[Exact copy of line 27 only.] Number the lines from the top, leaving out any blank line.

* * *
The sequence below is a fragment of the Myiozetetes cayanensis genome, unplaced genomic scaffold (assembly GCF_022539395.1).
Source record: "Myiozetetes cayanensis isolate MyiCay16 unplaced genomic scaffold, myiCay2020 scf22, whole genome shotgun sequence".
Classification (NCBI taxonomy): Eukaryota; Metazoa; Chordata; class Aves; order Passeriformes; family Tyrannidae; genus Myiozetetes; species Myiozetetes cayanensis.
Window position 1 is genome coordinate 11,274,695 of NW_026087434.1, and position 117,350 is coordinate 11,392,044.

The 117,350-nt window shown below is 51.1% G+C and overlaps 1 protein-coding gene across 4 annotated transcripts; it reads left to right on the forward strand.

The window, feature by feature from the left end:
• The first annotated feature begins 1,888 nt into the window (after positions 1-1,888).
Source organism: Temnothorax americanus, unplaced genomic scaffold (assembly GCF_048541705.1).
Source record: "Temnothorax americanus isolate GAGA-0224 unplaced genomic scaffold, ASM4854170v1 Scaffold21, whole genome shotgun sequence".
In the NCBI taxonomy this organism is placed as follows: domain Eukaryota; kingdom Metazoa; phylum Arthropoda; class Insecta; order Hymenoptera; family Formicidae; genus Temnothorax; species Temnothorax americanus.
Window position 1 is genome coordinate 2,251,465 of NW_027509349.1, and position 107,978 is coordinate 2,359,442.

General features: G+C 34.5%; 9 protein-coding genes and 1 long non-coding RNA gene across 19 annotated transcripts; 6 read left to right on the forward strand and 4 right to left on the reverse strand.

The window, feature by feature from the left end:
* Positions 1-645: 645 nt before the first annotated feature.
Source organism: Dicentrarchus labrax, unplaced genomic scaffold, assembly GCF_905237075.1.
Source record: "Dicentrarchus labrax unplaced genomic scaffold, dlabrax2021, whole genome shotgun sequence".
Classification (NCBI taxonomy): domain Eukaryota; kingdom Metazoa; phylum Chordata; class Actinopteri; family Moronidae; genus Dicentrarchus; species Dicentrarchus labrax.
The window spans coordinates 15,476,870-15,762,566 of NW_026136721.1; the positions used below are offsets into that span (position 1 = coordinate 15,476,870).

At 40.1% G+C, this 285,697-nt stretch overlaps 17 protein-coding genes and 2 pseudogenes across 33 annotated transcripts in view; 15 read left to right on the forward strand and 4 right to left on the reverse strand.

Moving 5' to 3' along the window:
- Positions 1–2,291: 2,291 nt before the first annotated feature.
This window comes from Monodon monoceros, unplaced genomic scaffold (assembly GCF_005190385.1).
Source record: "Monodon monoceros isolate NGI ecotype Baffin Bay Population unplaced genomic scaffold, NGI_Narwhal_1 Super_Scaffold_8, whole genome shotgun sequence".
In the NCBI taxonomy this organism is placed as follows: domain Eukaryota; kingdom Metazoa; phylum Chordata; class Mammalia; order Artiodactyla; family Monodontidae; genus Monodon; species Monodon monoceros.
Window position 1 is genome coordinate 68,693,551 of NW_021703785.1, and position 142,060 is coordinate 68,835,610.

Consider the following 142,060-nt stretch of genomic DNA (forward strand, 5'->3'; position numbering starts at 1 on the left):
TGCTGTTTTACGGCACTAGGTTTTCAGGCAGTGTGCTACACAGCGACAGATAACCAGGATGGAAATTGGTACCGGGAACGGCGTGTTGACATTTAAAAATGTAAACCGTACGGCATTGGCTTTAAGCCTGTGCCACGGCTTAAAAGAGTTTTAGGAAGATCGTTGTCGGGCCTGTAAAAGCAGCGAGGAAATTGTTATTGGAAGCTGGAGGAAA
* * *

TGCTGTTTTACGGCACTAGGTTTTCAGGCAGTGTGCTACACAGCGACAGATAACCAGGATGGAAATTGGTACCGGGAACGGCGTGTTGACATTTAAAAATGTAAACCGTACGGCATTGGCTTTAAGCCTGTGCCACGGCTTAAAAGAGTTTTAGGAAGATCGTTGTCGGGCCTGTAAAAGCAGCGAGGAAATTGTTATTGGAAGCTGGAGGAAA